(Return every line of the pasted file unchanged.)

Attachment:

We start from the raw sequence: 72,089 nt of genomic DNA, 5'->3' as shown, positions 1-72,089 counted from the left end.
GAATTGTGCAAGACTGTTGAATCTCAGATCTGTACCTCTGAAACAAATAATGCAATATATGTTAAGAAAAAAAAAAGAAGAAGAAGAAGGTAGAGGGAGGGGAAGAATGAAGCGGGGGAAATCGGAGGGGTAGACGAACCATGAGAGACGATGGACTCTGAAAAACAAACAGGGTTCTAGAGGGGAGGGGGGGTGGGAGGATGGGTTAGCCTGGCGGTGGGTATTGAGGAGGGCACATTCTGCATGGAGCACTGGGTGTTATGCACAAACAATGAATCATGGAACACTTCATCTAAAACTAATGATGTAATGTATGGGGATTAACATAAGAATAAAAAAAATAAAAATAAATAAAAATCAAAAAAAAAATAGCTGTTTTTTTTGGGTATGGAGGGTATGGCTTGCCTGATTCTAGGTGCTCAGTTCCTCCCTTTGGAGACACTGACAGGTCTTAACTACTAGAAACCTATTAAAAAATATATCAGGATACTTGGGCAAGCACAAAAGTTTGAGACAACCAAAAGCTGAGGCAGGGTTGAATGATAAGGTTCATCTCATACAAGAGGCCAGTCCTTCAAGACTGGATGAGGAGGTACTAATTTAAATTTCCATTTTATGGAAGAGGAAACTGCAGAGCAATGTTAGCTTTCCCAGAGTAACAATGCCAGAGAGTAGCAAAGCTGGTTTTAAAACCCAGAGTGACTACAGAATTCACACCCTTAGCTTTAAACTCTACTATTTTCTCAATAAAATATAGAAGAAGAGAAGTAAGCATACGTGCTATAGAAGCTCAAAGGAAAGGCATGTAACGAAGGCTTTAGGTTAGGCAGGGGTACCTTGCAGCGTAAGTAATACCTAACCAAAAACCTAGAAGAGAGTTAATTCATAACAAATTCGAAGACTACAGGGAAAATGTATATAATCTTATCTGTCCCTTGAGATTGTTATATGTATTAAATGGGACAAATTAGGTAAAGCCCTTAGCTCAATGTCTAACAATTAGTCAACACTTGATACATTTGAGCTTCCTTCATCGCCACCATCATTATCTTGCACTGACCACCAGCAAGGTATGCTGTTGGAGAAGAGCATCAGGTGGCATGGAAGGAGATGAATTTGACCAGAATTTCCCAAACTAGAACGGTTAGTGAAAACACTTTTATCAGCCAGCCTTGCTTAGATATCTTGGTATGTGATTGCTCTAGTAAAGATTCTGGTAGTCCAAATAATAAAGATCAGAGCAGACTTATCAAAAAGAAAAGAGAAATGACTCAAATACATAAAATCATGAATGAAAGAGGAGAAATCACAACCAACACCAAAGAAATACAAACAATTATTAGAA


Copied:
We start from the raw sequence: 72,089 nt of genomic DNA, 5'->3' as shown, positions 1-72,089 counted from the left end.
GAATTGTGCAAGACTGTTGAATCTCAGATCTGTACCTCTGAAACAAATAATGCAATATATGTTAAGAAAAAAAAAAGAAGAAGAAGAAGGTAGAGGGAGGGGAAGAATGAAGCGGGGGAAATCGGAGGGGTAGACGAACCATGAGAGACGATGGACTCTGAAAAACAAACAGGGTTCTAGAGGGGAGGGGGGGTGGGAGGATGGGTTAGCCTGGCGGTGGGTATTGAGGAGGGCACATTCTGCATGGAGCACTGGGTGTTATGCACAAACAATGAATCATGGAACACTTCATCTAAAACTAATGATGTAATGTATGGGGATTAACATAAGAATAAAAAAAATAAAAATAAATAAAAATCAAAAAAAAAATAGCTGTTTTTTTTGGGTATGGAGGGTATGGCTTGCCTGATTCTAGGTGCTCAGTTCCTCCCTTTGGAGACACTGACAGGTCTTAACTACTAGAAACCTATTAAAAAATATATCAGGATACTTGGGCAAGCACAAAAGTTTGAGACAACCAAAAGCTGAGGCAGGGTTGAATGATAAGGTTCATCTCATACAAGAGGCCAGTCCTTCAAGACTGGATGAGGAGGTACTAATTTAAATTTCCATTTTATGGAAGAGGAAACTGCAGAGCAATGTTAGCTTTCCCAGAGTAACAATGCCAGAGAGTAGCAAAGCTGGTTTTAAAACCCAGAGTGACTACAGAATTCACACCCTTAGCTTTAAACTCTACTATTTTCTCAATAAAATATAGAAGAAGAGAAGTAAGCATACGTGCTATAGAAGCTCAAAGGAAAGGCATGTAACGAAGGCTTTAGGTTAGGCAGGGGTACCTTGCAGCGTAAGTAATACCTAACCAAAAACCTAGAAGAGAGTTAATTCATAACAAATTCGAAGACTACAGGGAAAATGTATATAATCTTATCTGTCCCTTGAGATTGTTATATGTATTAAATGGGACAAATTAGGTAAAGCCCTTAGCTCAATGTCTAACAATTAGTCAACACTTGATACATTTGAGCTTCCTTCATCGCCACCATCATTATCTTGCACTGACCACCAGCAAGGTATGCTGTTGGAGAAGAGCATCAGGTGGCATGGAAGGAGATGAATTTGACCAGAATTTCCCAAACTAGAACGGTTAGTGAAAACACTTTTATCAGCCAGCCTTGCTTAGATATCTTGGTATGTGATTGCTCTAGTAAAGATTCTGGTAGTCCAAATAATAAAGATCAGAGCAGACTTATCAAAAAGAAAAGAGAAATGACTCAAATACATAAAATCATGAATGAAAGAGGAGAAATCACAACCAACACCAAAGAAATACAAACAATTATTAGAA